Using a thumbnail is the most practical form of ensuring your subscribers will watch your video regardless of the device or email platform they use. So, it’s time to design an attractive thumbnail that intrigues your audience! There are a couple of ways to do this:
· Use a static picture with a play button
This is the easiest way. You can simply use a screencap of your video and insert a play button right at the center of the picture so that your audience knows it’s linked to a video.
· Use a short GIF of your video
GIFs are the closest thing next to actually uploading your video, giving the illusion of video but with the key difference that they are well-supported across email clients. And even though some platforms like Outlook 2013 and Windows 10 don’t play GIFs, they’ll show the first frame of your GIF as a static image.
Extra pro tip: Keep your thumbnail below 200KB, or below 1MB if you’re using GIFs. There’s a chance your email will be identified as spam if it contains heavy attachments.
3) Place Your Video Below the Copy
Before embedding your thumbnail, make sure you write a brief introduction. It doesn’t need to be too long, just a few words to introduce your piece. Formatting is super important in emails. A message with just a picture will look like spam.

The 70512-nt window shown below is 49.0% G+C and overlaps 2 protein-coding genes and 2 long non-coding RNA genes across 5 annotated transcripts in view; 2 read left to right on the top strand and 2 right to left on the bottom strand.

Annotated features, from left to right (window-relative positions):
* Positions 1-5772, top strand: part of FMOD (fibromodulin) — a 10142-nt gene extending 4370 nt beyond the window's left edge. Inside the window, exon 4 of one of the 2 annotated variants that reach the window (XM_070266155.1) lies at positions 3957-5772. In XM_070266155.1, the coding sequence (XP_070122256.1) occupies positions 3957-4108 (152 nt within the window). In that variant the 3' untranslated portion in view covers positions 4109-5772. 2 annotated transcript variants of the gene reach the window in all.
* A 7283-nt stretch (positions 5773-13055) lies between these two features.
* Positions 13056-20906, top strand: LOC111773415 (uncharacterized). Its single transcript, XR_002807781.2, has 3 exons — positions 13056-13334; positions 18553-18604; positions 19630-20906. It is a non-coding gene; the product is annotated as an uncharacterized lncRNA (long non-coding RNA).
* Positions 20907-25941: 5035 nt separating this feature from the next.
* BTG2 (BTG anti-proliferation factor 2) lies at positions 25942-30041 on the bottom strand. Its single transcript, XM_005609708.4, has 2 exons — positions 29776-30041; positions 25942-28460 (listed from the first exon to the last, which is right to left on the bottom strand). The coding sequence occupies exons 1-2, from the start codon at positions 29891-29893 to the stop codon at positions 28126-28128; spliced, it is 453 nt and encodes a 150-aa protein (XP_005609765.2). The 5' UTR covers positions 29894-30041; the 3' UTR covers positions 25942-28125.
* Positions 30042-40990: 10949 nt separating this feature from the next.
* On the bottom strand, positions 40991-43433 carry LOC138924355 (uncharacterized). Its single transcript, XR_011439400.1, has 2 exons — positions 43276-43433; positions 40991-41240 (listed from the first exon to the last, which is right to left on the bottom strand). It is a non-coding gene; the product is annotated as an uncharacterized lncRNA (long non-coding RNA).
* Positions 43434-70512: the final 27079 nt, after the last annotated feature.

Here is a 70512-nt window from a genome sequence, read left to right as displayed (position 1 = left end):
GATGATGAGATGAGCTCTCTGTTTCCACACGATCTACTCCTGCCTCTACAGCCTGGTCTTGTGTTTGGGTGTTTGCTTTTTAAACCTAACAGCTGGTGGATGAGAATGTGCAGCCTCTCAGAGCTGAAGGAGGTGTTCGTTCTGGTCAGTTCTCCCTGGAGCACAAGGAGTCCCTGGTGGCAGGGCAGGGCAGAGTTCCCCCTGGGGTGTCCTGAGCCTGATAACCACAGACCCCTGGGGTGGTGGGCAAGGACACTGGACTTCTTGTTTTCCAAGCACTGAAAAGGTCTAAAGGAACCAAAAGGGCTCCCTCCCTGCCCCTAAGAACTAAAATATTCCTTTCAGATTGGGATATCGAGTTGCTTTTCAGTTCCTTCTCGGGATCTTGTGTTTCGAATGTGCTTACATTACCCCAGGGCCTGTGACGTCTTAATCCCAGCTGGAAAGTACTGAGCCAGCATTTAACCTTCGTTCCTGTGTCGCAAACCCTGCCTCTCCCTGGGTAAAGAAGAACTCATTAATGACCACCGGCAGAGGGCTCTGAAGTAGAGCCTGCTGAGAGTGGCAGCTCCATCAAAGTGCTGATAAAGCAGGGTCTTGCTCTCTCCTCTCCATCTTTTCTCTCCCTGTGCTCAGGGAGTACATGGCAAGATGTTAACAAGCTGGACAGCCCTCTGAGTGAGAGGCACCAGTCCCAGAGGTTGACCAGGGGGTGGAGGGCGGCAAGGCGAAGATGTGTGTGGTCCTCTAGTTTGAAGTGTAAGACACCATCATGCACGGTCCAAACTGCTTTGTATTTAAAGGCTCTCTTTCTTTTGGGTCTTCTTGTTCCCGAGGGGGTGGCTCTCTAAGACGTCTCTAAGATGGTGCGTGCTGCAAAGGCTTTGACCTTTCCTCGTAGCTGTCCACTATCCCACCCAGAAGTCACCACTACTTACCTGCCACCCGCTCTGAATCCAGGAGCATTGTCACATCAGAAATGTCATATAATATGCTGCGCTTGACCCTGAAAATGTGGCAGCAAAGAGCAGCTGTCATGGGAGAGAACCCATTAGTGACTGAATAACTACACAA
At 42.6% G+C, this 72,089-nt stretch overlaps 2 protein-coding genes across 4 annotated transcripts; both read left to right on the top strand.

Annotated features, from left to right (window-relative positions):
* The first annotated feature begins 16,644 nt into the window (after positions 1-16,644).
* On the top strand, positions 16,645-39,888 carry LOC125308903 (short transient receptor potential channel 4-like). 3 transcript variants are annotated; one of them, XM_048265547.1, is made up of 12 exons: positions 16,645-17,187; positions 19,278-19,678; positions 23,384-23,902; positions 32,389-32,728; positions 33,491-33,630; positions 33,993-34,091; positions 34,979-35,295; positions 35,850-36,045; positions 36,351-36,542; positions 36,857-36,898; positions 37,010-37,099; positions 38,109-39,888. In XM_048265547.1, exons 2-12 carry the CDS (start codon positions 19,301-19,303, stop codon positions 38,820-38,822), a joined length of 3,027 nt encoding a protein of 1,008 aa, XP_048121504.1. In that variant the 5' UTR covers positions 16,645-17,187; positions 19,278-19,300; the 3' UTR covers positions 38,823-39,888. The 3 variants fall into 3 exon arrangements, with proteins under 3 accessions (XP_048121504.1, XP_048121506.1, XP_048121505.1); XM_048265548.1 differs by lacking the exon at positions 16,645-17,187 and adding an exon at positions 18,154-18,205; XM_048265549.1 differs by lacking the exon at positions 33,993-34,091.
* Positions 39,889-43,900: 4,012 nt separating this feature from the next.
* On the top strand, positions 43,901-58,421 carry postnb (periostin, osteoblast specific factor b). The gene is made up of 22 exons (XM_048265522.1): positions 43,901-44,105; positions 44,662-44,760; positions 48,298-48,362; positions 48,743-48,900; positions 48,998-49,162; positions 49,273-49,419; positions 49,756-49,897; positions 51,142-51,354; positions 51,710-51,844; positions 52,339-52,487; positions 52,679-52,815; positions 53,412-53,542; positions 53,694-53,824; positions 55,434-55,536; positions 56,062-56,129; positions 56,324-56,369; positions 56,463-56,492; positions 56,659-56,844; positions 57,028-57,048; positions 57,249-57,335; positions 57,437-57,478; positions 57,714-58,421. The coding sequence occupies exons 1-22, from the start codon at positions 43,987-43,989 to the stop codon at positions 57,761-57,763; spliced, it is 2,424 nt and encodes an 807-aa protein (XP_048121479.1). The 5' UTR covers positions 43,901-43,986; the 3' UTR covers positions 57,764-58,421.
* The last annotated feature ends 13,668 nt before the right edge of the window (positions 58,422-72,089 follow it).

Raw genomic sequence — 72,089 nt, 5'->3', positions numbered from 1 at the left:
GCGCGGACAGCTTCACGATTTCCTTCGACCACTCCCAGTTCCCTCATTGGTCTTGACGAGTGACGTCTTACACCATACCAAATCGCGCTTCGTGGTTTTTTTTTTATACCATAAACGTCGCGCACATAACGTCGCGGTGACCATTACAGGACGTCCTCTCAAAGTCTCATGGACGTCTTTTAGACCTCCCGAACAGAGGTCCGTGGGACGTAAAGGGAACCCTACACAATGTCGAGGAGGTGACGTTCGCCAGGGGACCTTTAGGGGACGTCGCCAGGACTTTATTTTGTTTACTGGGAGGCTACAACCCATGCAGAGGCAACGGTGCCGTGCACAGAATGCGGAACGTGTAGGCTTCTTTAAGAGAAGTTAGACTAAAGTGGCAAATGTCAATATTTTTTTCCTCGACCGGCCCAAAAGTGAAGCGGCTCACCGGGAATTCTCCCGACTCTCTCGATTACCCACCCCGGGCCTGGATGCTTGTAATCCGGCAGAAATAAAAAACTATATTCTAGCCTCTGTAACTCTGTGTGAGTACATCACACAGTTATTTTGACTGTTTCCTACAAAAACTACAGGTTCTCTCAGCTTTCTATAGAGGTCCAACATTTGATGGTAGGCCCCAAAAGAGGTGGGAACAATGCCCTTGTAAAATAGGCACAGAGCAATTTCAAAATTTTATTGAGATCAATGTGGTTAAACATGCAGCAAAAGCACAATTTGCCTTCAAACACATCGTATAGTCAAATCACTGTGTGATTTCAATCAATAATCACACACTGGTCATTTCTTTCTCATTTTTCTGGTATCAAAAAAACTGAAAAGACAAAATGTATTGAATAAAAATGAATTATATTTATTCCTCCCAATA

The global lockdown has made many companies rethink the way they connect with their audience. Now more than ever, audiences demand valuable content from the brands they support, and an email campaign that uses video can do that.
The pandemic has also taught us how unforeseeable the future is and how things can change from one second to the next. While this article provides a comprehensive guide, it’s up to you to start figuring out what your own audience likes and dislikes, and what type of emails and videos are going to strengthen that bond. I wish you the bests of luck.